These days, people face a lot of challenges when navigating the job market. It’s harder than ever to get by on one income, or even two. Job turnover is incredibly high, much more so than in the era when you could expect to work for the same company for 50 years and get a gold watch when you retired. Meanwhile, social media saturates us with ideas for how to monetize everything—from our hobbies to our social networks to our cars and apartments. More and more young people are working side hustles in addition to a main job.
So what do you do if you want a side gig? How do you separate solid advice from hype?
Questions to Ask
Before you start a new side hustle, you need to ask yourself some questions. Do you just want a temporary income boost to meet a specific goal? Do you want to start building up a business so you can eventually quit your day job?
Also consider carefully what you actually enjoy doing. For example, if you’re an introvert you might find sales-oriented jobs to be utter misery. On the other hand, consider the risks of monetizing your hobbies. Are you going to rob yourself of the best means you have of relaxing at the end of a long workday?
Once you have a general idea of what your goals are and what you’re likely to enjoy doing, there are more factors to consider. What are the startup costs of your chosen venture? How long does it take to earn back those startup costs and begin turning a profit? What is the job’s growth potential? How flexible is the schedule?
Lastly, it’s important to consider any conflicts with your full-time job. Juggling schedules isn’t the only potential pitfall. If you choose a side hustle that’s too similar to your primary job, you could be accused of a conflict of interest. Also make sure to consult your employment contract to check whether there’s language giving your employer rights to your intellectual property or profits. It’s far better to learn these things early on, even if it means abandoning a promising business idea, than to become embroiled in a messy legal battle.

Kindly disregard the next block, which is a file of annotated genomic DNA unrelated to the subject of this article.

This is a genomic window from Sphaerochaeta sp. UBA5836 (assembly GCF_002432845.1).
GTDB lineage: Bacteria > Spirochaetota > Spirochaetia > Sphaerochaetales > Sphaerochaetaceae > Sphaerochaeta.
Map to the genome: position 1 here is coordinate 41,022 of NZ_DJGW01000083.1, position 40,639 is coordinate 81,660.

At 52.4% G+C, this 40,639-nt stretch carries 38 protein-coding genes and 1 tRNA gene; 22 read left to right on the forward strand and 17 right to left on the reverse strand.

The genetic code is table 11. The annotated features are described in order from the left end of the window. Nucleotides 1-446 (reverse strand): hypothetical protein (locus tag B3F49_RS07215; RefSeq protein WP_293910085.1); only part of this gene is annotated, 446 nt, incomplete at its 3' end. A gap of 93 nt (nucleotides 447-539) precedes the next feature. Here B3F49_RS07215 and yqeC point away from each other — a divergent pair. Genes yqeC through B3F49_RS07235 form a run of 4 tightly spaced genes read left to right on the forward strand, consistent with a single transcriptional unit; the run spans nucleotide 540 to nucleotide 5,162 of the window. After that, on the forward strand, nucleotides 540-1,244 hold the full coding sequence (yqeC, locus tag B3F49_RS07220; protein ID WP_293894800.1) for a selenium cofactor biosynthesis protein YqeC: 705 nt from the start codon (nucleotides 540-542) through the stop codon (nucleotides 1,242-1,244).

Gig Work Platforms
If you decide to get into freelance work as your side hustle, there are many sites that can help you drum up business. All of them have their pros and cons, however.
Upwork is a very large international platform that’s well-known and reputable. However, the things that make it a good place to find work can also be a disadvantage. When you’re competing against potentially hundreds of other freelancers across the world, it can be hard to make yourself stand out from the crowd. Another risk of an oversaturated market is having to lower your prices to the point where you aren’t making enough to justify the time spent. Upwork also charges a fee that ranges from 5% to 20% of your income depending on how much you make, further cutting into what might be a narrow profit margin.
Fiverr is another large international platform that originally set the price of all tasks at $5, hence its name. It has since removed this price restriction and potential freelancers and clients can connect with each other for all kinds of jobs at all kinds of price points. Fiverr charges a 20% fee for all transactions and can take up to 2 weeks to send payment to freelancers, so it might not be the best choice if you need quick cash.
Unlike UpWork and Fiverr, TaskRabbit focuses on connecting gig workers to local clients. Because of this, it’s probably a better choice if you want to do jobs like cleaning houses or walking dogs rather than something like freelance writing. TaskRabbit takes 15% of any money you earn working through their site, less than some other sites but still significant.
Tax Implications of Your Side Hustle
Any time you increase your income, you have to consider the tax implications. For example, will this added cash flow bump you into a higher tax bracket? Make sure your profits are high enough to cover the amount you send to Uncle Sam and still give you enough left over to justify the time spent.
If you’ve only ever had a salaried job, freelancing and gig work can present a whole new world of other tax considerations. For example, you will probably have to pay quarterly taxes. Moreover, you’ll have to pay self-employment tax, which at 15.3% can really cut into your profit margins. If you’re unsure how much you will owe at the end of the year, it can be a good idea to increase your withholdings from your day job. That way, enough taxes are withheld that you are unlikely to owe a large sum next spring.
If you have a complicated tax situation—for example, combining income from a salaried day job with income from assorted freelance gigs—a CPA can be worth their weight in gold at tax preparation time. While their fees might seem expensive, they often know more than you do about how to minimize your tax obligations and avoid unnecessary fees.
Will That Side Hustle Help With Your Goals?
Side hustles can be a great way to jumpstart your financial future, whether you’re just trying to pay down some debt or trying to start a new business. But if you don’t know what you’re doing, you can invest a lot of time and effort into something that doesn’t pay off. Contact us to connect with an experienced financial advisor who can help you think through the best course of action.